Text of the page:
Currently, Paddywagon’s ability to operate is massively constricted, he says, by the government’s requirement for international travellers to quarantine themselves for a period of two weeks upon arrival.

“We can’t have a plan until the government gets back to us about what they’re doing with the 14-day quarantine period,” Finn says.

“Our business is totally 100% reliant on international tourists. None of them are going to come to Ireland if they have to quarantine for 14 days. People are not booking tours now because of that.”

He believes that if there was some indication of when that measure might be lifted, he’d be able to start virus-proofing his buses with air purifiers and implement deep-cleaning protocols. That would allow him to begin the slow process of bringing back his customers.

“If I could tell my customers on my website that the 14-day quarantine period is finishing on 31 July or 1 September and we’ll be open for business thereafter, then we could do all our marketing and all our pushing. Then we could do all our sales. Then we could tell people who have tours booked for the end of the year that they can come over.”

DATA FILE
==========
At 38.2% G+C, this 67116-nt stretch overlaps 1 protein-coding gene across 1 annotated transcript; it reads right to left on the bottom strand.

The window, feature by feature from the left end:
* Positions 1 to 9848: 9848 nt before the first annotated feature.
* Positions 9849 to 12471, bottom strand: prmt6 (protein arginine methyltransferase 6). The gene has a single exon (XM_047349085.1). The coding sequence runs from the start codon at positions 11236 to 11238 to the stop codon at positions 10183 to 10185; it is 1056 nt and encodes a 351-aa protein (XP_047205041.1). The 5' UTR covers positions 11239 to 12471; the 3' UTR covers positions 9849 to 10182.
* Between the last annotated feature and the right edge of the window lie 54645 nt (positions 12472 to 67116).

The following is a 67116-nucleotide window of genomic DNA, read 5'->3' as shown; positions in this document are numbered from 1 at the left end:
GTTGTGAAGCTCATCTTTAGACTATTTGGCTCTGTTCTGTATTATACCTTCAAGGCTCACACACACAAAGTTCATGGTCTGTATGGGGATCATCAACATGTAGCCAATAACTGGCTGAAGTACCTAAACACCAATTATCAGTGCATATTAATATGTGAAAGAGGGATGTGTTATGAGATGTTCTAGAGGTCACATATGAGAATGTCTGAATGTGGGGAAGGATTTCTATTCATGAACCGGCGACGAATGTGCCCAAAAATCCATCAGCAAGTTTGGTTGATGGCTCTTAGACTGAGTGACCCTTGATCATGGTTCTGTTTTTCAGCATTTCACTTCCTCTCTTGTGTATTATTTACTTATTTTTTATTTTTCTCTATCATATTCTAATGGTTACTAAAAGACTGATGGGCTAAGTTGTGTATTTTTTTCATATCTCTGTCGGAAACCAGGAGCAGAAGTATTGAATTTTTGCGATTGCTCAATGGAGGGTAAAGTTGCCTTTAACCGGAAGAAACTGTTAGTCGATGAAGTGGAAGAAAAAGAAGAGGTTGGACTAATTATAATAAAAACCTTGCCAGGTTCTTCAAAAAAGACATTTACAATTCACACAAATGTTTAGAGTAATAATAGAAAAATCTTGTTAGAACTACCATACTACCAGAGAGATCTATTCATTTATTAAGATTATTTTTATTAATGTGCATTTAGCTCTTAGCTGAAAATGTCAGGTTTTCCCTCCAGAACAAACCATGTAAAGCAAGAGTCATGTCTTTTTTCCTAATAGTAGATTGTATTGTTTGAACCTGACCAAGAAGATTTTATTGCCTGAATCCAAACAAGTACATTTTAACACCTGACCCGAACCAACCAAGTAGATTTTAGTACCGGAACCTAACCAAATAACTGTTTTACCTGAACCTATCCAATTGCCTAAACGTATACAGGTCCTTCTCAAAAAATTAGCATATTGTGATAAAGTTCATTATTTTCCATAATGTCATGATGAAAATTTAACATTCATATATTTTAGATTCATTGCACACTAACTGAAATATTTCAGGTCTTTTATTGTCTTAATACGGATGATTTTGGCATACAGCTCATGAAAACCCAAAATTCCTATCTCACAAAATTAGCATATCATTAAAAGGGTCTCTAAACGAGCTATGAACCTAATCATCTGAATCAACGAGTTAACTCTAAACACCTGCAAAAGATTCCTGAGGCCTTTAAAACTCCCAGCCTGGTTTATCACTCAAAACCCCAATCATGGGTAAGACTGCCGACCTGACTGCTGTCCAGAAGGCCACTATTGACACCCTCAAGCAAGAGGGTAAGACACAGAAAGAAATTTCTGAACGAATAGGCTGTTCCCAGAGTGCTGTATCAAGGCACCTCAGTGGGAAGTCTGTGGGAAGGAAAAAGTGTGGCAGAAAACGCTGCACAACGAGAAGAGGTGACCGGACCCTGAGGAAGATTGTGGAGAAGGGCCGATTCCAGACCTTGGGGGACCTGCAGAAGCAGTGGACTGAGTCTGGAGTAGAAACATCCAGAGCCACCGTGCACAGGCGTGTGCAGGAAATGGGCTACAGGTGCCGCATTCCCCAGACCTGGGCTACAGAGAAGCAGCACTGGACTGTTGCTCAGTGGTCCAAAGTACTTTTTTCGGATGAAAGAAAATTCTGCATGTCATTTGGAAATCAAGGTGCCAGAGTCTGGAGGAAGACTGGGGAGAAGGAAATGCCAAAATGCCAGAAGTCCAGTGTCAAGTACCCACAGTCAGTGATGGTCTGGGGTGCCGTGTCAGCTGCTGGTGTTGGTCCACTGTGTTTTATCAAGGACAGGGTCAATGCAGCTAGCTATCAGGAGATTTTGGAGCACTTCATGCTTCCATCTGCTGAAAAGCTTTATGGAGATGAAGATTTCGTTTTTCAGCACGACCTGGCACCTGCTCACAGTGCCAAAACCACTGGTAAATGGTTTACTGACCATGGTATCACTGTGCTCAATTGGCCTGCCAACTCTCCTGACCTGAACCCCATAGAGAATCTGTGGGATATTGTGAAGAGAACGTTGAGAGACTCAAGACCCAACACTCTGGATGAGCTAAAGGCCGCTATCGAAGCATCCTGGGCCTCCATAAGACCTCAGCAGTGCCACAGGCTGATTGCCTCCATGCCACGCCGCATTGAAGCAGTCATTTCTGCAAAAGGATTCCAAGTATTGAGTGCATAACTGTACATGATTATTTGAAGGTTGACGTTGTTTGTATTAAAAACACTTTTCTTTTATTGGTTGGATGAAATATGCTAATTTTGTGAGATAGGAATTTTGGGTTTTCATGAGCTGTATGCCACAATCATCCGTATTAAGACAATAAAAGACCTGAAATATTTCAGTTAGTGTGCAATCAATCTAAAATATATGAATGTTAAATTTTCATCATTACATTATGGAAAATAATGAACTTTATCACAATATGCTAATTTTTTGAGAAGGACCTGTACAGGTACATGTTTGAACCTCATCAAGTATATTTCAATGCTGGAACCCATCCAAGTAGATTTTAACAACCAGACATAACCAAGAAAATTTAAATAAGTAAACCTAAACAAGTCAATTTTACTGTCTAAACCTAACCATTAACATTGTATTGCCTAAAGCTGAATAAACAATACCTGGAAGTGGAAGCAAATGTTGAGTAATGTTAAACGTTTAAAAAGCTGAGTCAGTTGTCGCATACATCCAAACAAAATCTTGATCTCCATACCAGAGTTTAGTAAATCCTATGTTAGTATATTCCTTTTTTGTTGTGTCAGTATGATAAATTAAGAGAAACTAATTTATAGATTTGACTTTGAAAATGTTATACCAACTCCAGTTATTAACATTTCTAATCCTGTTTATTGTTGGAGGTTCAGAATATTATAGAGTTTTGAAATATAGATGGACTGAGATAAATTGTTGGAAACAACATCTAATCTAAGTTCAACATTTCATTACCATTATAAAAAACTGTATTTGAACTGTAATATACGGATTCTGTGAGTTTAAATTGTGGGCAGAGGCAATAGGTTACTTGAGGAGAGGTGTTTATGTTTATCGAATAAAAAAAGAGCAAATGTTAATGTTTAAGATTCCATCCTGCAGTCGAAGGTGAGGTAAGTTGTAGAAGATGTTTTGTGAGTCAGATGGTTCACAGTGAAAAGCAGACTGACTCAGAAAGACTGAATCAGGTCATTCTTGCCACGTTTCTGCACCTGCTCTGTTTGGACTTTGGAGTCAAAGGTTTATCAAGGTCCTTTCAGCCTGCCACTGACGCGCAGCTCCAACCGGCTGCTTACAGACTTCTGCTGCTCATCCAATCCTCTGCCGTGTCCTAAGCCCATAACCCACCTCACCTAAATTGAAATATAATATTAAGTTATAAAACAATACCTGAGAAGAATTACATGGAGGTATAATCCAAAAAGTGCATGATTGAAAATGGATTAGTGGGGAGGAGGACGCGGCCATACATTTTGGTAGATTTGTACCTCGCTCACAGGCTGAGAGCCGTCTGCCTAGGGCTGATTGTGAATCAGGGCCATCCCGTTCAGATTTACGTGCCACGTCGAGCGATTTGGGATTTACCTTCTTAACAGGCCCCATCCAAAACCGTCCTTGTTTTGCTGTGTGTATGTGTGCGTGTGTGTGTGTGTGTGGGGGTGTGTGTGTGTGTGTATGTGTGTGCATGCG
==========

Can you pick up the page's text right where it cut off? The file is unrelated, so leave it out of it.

Jeanie Johnston The Jeanie Johnston famine ship and museum on the River Liffey in Dublin samboal samboal

Seasonal rhythms

John O’Neill, general manager of Dublin Discovered Boat Tours and the Jeanie Johnston Famine Ship Museum, paints an equally bleak portrait of the sector.

Having survived the last recession and grown its passenger numbers to record levels last year, O’Neill, who has been with the business for 13 years, says that company’s bookings have been all-but wiped out by the pandemic.

“As a tourism business, a huge volume of our booking for the year that we would be relying on for the coming few months was pre-booked by mostly international visitors and schools,” he says.

“When the closures came into play, all of our future bookings were cancelled. So we’ve had our entire order book wiped clean.”